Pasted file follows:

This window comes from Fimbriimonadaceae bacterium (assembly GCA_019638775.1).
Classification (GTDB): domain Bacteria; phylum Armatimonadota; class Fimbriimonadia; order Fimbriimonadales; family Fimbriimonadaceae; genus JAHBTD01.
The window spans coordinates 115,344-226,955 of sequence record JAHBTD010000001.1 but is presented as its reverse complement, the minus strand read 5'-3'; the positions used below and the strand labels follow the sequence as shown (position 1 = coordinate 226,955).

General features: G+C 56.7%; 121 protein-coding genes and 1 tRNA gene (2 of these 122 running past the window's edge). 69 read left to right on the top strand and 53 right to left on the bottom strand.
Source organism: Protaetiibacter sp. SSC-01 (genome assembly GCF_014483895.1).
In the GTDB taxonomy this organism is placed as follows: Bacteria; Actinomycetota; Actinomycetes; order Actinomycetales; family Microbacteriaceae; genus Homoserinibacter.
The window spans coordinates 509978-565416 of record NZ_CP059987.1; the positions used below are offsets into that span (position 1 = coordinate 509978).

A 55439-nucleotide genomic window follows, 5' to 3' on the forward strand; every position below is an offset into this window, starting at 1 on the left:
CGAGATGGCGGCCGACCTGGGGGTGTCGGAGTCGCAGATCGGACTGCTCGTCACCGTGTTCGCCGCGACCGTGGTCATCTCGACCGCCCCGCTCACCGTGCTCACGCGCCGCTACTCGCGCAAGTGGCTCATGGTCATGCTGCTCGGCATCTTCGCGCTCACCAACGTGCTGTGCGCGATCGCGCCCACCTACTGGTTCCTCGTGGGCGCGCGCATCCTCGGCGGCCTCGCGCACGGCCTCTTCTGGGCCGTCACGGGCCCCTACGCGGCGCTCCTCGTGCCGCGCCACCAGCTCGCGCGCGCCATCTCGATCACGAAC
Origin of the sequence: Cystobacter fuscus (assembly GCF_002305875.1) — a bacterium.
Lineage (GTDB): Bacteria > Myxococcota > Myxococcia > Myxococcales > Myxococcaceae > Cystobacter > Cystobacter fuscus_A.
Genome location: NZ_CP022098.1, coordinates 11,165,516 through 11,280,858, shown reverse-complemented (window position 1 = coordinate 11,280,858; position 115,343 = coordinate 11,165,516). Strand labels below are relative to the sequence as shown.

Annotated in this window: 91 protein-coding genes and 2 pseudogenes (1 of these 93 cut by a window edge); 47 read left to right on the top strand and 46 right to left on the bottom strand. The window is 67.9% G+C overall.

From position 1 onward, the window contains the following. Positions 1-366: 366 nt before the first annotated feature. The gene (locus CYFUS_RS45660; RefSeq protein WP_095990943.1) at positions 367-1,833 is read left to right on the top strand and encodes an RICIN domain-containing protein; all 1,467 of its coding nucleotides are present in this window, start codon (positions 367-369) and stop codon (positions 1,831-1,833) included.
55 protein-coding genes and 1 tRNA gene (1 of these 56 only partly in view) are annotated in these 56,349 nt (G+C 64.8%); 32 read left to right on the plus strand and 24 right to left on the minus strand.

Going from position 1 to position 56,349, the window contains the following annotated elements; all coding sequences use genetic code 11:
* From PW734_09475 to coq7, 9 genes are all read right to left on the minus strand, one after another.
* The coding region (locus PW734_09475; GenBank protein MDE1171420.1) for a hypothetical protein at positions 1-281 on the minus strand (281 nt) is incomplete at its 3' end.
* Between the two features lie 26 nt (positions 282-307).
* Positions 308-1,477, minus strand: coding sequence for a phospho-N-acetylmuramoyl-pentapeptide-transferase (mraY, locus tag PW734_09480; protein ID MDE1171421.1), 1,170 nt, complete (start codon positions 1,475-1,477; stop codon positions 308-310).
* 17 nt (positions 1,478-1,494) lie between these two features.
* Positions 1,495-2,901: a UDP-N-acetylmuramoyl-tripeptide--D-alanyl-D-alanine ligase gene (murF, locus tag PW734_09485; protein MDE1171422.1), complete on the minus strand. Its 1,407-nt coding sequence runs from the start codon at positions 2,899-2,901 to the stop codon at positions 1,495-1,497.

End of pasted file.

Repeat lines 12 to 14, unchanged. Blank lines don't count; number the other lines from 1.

Genome location: NZ_CP022098.1, coordinates 11,165,516 through 11,280,858, shown reverse-complemented (window position 1 = coordinate 11,280,858; position 115,343 = coordinate 11,165,516). Strand labels below are relative to the sequence as shown.

Annotated in this window: 91 protein-coding genes and 2 pseudogenes (1 of these 93 cut by a window edge); 47 read left to right on the top strand and 46 right to left on the bottom strand. The window is 67.9% G+C overall.

From position 1 onward, the window contains the following. Positions 1-366: 366 nt before the first annotated feature. The gene (locus CYFUS_RS45660; RefSeq protein WP_095990943.1) at positions 367-1,833 is read left to right on the top strand and encodes an RICIN domain-containing protein; all 1,467 of its coding nucleotides are present in this window, start codon (positions 367-369) and stop codon (positions 1,831-1,833) included.